March 2018 Update – The 2018 Leaf 40 appears to have issues with repeated rapid charging,  for example see Twitter posts tagged #AberdeenEVRace . In a contest between the Leaf 30 and the new 40, the Leaf 30 won! We have yet to see what response Nissan have to this. My guess is that it’s related to throttling the charging back due to a battery temperature limit.

Sanity check: I have not done this test for real…yet! This post contains my estimates for efficiency for the new Leaf 40.

I often hear the comment “electric cars are fine for commuting…but what about long trips?”

Now that we are a 100% EV family, the time will come when we want to do a long (200+ mile) trip in the Ioniq. How long will it take and how does it compare with the Leaf(s) and in a diesel?

Now we didn’t go 100% electric without some research, and videos like Bjorn Nyland’s on the Ioniq charging capabilities https://www.youtube.com/watch?v=wb3gJ8fWW5g led me to consider this car, which on paper, with a 28kWh battery, doesn’t sound too impressive. It’s the same useable capacity as the Leaf “30”.

However, to cut a lot of spreadsheets short, the combination of the Ioniq’s rapid charging speed advantage, and efficiency at high speed, counts for a lot.

There’s a lot of assumptions in this data, not least the efficiency for the Leaf 40 – I used figures that are a bit better than the outgoing model, based on my real life tests in my last blog. For example, at 70mph I used efficiency figures of 3.8 mi/kWh (Leaf 40) and 4.3 mi/kWh (Ioniq). I assumed using using 80% of the battery capacity since in reality you might not charge to 100% except for home slow charging: nor might you have a charger available when the car happens to run out of charge.

Anyway, this is how it looks on paper, and I’ll aim to test this in real life, if not in a Leaf 40 then in a Leaf 24, before long:

Green denotes driving, red stops for charging (and/or coffee in the case of the diesel). I have trimmed the last charging stops in the EVs, because I wouldn’t buy any more expensive motorway power than I need, any more than you’d choose to buy expensive diesel on the motorway.

Chart 1: using Ecotricity’s existing 41kW “rapid” chargers in all cases: the Leaf 40 is the quickest EV to finish- but only by 10 minutes. The Ioniq beats the Leaf30, despite having similar battery capacity.

300mile-chart1

Chart 2: using the upgraded true “Rapids” which we hope to see in 2018; using 50kW for the Leafs and 70kW for the Ioniq. The faster charging on the Ioniq means it just beats all the Leafs (28kWh car beats 40kWh car!) – but again only by 10 minutes.

The Ioniq’s lead over the Leaf 30 is increased.

300mile-chart2

Chart 3: using more of the charge for the first segment, some more time can be saved. The Ioniq can do the trip in 2 charges, and the Leaf 40 stops for less time on the last charge. The Ioniq is only 21 minutes behind the diesel.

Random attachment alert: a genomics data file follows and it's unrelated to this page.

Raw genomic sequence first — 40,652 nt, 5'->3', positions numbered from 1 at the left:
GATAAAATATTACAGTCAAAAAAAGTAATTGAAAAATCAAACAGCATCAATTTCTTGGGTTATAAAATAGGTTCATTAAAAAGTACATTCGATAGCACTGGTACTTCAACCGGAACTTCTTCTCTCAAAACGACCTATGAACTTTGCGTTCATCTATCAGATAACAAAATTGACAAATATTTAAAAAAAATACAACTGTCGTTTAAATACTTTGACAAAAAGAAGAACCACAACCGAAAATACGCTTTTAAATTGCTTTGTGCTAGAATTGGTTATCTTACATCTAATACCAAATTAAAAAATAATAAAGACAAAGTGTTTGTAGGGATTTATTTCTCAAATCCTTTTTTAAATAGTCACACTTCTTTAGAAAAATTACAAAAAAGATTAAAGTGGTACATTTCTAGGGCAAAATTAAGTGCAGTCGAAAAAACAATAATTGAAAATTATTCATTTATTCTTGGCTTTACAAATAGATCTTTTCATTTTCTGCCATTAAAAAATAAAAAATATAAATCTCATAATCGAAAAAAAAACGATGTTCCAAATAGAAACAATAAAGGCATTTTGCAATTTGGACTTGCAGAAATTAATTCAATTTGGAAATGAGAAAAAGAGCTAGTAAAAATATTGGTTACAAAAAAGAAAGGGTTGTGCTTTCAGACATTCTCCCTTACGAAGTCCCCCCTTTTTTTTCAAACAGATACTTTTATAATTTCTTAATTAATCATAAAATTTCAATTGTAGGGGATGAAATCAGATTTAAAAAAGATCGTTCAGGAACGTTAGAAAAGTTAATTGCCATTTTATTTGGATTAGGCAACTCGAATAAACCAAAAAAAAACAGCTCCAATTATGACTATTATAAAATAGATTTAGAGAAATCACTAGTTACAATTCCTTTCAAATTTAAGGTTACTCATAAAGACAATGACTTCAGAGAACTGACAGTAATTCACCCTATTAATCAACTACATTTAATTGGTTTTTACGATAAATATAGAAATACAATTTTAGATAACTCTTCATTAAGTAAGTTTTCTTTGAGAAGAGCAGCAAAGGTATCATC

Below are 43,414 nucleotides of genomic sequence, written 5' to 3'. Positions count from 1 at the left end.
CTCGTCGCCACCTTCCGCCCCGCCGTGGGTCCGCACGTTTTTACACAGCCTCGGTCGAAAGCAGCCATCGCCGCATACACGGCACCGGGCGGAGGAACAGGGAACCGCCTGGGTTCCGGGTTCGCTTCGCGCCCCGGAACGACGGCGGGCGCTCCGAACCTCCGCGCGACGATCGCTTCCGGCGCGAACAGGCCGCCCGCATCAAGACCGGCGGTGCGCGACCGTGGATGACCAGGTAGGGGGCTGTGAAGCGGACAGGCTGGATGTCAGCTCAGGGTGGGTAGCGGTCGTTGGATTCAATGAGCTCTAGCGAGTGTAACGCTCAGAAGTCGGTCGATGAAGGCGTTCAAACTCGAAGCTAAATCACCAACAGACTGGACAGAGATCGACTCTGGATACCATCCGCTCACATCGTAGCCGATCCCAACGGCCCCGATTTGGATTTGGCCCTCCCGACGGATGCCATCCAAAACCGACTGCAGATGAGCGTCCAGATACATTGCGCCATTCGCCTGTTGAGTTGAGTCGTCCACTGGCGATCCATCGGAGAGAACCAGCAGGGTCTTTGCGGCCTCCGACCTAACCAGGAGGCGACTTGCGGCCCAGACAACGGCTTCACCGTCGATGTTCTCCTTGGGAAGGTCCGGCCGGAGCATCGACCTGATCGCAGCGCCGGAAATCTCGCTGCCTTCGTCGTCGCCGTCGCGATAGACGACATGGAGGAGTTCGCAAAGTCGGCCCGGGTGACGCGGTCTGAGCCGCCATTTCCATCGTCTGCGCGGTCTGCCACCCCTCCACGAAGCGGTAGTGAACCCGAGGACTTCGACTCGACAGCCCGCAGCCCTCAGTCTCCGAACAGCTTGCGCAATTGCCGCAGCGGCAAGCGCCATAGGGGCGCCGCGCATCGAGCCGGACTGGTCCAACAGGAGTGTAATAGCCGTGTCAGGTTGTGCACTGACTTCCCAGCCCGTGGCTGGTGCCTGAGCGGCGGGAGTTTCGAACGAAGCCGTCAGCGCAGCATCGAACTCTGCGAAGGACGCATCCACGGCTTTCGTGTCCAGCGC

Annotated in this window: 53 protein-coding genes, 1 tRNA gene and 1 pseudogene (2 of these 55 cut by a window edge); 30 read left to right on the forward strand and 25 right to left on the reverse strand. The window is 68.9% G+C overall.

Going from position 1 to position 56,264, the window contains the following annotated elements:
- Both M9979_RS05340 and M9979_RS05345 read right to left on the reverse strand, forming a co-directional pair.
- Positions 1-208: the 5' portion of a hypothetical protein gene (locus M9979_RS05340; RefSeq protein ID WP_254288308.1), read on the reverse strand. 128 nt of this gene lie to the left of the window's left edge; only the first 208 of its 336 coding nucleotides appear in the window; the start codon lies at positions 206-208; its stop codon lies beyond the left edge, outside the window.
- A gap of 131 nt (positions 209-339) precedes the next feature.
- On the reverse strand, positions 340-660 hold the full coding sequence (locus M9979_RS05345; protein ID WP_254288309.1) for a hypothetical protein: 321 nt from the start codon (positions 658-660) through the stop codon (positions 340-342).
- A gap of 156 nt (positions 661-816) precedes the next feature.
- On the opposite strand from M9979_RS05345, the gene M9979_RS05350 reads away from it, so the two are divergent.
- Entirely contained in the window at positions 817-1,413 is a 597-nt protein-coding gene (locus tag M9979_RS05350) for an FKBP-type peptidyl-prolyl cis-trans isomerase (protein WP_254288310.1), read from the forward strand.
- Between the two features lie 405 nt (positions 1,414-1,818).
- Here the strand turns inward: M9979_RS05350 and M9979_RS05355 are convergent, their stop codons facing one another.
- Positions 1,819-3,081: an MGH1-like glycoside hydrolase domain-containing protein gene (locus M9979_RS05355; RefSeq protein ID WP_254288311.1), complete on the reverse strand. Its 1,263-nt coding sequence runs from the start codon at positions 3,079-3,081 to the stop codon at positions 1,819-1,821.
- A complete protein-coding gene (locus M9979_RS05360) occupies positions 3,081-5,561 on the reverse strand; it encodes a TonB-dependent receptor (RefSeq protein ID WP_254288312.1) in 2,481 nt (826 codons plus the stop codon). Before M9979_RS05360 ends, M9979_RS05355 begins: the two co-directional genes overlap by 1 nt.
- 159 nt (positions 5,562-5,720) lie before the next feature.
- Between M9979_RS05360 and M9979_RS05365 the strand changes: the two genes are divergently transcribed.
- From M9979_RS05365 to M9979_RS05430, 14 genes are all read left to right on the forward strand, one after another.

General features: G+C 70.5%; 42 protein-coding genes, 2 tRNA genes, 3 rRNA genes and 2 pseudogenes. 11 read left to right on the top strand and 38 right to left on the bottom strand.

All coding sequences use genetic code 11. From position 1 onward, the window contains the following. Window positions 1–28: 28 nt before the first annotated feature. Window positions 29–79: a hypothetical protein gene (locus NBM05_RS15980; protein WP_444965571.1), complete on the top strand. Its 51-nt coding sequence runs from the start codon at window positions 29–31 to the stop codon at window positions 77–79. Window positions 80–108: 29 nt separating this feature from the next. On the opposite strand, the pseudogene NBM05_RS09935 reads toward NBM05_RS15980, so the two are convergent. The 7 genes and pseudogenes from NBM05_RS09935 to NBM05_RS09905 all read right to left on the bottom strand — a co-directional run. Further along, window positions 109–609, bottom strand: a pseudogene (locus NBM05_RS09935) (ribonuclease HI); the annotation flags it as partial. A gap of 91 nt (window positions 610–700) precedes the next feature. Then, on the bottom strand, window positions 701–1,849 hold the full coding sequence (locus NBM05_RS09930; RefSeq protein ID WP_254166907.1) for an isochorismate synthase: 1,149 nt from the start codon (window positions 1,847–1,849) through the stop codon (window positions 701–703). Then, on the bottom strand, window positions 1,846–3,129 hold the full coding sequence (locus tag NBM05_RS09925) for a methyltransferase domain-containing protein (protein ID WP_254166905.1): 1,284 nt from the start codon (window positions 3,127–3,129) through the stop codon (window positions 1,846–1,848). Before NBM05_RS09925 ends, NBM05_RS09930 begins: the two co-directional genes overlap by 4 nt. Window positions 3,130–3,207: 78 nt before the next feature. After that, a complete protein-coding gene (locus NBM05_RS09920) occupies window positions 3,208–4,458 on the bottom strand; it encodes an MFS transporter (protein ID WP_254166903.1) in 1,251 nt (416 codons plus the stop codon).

300mile-chart3

I also looked at the other Leaf models at 50,60 and 70mph: this does not adjust for reducing the time of the last charge stop, nor is there a stop at all included for the diesel. Kind of a worst-case EV-ICE comparison, if you like. It does show that you’ll have a quicker journey overall if you drive at 70mph and charge as needed.

The bottom line from this graph is that you’ll take just over 4 hours in a diesel (with no stops- not realistic with a family) or just under 5 hours in an Ioniq, because of the the stops for charging. That one hour advantage for the diesel is less if you need to stop; I certainly would want to stop during a 4 hour trip.

The main message here is that the Ioniq 28 probably compares very well to the Leaf 40; and has significant advantages over the Leaf 30. Don’t buy an EV just considering battery size- look at real ranges that the car can do! It would be like buying an ICE car based on the fuel tank size: probably a nonsense 🙂

What about costs? I’ve heard rapid chargers are expensive to use?

At Ecotricity rapid chargers, if you’re not an Ecotricity customer at home then you’ll now be charged 30p per kWh. You’d probably start using a fully charged car though, so I’ve assumed a 7p/kWh off-peak rate for the first part of the trip.

Ioniq 28:  £1.56 + 47kWh on rapid charges £14.23 = £15.79

Leaf 40: £2.21 + 47kWh on rapid charges  £14.23 = £16.44

Diesel: 300 miles at 55mpg and £1.25/litre = £30.95

(or Petrol: at 45mpg £36)

The EV saves you at least £14 on “fuel”. That alone might be worth the 21 minute later arrival (see Chart 3)!

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